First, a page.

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“Tattoo flash” is the term for the printed or hand-drawn tattoo designs found on the walls and binders of tattoo shops that walk-in customers can select from. Flash is either drawn by individual tattoo artists for display in their own shops, or traded for or bought from other artists and distributors. Once exclusively hand-drawn, original tattoo flash has largely been replaced by professional “flash artists” who sell prints of copyrighted flash at tattoo conventions and online. Vintage, hand-drawn flash is incredibly difficult to come by, and collectors and enthusiasts alike devour any new discoveries of long-lost original flash.
Renowned outlaw tattooist and author Jonathan Shaw owns one of the largest collections of vintage tattoo flash in the world, and Vintage Tattoo Flash is an incredibly rich overview of the early years of American flash art. Vintage Tattoo Flash spans the first roughly 75 years of American tattooing from the 1900s Bowery to 50s Texas, and from the Pike in the 60s to the development of the first black and grey, single-needle tattooing in LA in the 70s. The book lovingly reproduces entirely unpublished sheets of original flash from the likes of Bob Shaw, Zeke Owen, Tex Rowe, Ted Inman, Ace Harlyn, Ed Smith, Paul Rogers, the Moskowitz brothers, and many, many others relatively known and unknown.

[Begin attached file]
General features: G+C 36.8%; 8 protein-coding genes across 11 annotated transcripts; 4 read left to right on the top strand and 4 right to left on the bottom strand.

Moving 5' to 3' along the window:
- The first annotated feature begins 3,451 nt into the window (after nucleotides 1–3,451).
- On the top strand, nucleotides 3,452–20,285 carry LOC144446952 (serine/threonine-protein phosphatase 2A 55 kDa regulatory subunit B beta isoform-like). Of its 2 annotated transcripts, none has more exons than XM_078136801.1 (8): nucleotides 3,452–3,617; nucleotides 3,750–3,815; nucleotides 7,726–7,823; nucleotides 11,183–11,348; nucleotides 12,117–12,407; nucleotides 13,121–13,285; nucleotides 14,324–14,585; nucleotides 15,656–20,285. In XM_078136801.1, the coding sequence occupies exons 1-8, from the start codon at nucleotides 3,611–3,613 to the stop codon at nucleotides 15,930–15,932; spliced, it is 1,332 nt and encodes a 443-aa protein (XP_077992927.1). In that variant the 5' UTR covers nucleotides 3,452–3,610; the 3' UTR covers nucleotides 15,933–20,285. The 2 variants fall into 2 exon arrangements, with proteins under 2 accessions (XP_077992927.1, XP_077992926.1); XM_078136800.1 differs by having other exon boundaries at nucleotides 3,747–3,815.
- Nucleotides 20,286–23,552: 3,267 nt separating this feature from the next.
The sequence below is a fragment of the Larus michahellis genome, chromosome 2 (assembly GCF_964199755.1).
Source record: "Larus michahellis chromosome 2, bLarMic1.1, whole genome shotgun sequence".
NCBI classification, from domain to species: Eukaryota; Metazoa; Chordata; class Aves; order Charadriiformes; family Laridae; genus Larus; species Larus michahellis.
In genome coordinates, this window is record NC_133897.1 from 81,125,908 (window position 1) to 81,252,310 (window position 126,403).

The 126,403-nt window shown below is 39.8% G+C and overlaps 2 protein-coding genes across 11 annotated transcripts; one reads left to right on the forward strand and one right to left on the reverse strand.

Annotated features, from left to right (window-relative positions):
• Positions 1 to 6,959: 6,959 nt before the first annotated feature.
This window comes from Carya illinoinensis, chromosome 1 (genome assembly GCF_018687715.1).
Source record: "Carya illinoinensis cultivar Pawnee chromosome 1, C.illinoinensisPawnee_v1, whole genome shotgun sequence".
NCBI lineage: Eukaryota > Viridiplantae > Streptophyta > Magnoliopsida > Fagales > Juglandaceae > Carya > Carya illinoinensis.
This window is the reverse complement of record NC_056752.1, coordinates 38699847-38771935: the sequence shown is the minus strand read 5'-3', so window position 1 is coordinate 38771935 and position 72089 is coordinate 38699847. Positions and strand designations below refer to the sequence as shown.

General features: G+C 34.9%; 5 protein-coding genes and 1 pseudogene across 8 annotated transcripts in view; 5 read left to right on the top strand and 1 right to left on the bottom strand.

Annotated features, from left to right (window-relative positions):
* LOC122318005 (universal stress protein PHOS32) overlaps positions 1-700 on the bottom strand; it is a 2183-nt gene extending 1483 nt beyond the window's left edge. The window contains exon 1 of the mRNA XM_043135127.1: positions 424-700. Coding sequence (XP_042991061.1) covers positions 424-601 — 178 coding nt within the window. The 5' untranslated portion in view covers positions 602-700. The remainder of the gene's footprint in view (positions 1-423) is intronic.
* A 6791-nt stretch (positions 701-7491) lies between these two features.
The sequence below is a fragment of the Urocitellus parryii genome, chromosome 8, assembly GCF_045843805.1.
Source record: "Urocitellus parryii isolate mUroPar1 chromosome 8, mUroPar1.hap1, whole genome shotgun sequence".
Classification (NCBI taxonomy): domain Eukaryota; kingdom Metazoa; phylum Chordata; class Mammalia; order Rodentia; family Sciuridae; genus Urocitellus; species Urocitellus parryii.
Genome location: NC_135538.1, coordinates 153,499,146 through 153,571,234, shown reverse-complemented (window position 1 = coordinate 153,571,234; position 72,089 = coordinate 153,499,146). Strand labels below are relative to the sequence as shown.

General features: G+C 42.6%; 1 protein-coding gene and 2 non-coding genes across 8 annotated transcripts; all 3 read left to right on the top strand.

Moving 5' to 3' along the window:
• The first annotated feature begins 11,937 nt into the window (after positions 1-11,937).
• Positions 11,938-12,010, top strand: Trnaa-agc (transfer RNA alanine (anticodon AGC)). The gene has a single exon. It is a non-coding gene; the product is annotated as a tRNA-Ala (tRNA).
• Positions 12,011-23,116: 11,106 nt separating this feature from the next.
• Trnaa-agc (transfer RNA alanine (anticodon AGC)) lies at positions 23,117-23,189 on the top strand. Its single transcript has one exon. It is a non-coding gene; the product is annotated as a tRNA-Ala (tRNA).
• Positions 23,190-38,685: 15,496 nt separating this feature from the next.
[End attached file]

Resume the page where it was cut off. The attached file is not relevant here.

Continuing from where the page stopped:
Electric tattooing as we know it today was invented in New York City at the turn of the 19th century. In the first days of American tattooing, tattoos were primarily worn by sailors and soldiers, outlaws and outsiders. The visual language of what came to be known as “traditional tattooing” was developed in those early days on the Bowery and catered to the interests of the clientele. Common imagery that soon became canon included sailing ships, women, hearts, roses, daggers, eagles, dragons, wolves, panthers, skulls, crosses, and popular cartoon characters of the era. The first tattooists also figured out that using bold outlines, complimented by solid color and smooth shading, was the proper technique for creating art on a body that would look good forever. In the over 100 years since then, techniques and styles have evolved, and the customer base has expanded, but the core subject matter and philosophy developed at the dawn of electric tattooing has persisted as perennial favorites through the modern era.
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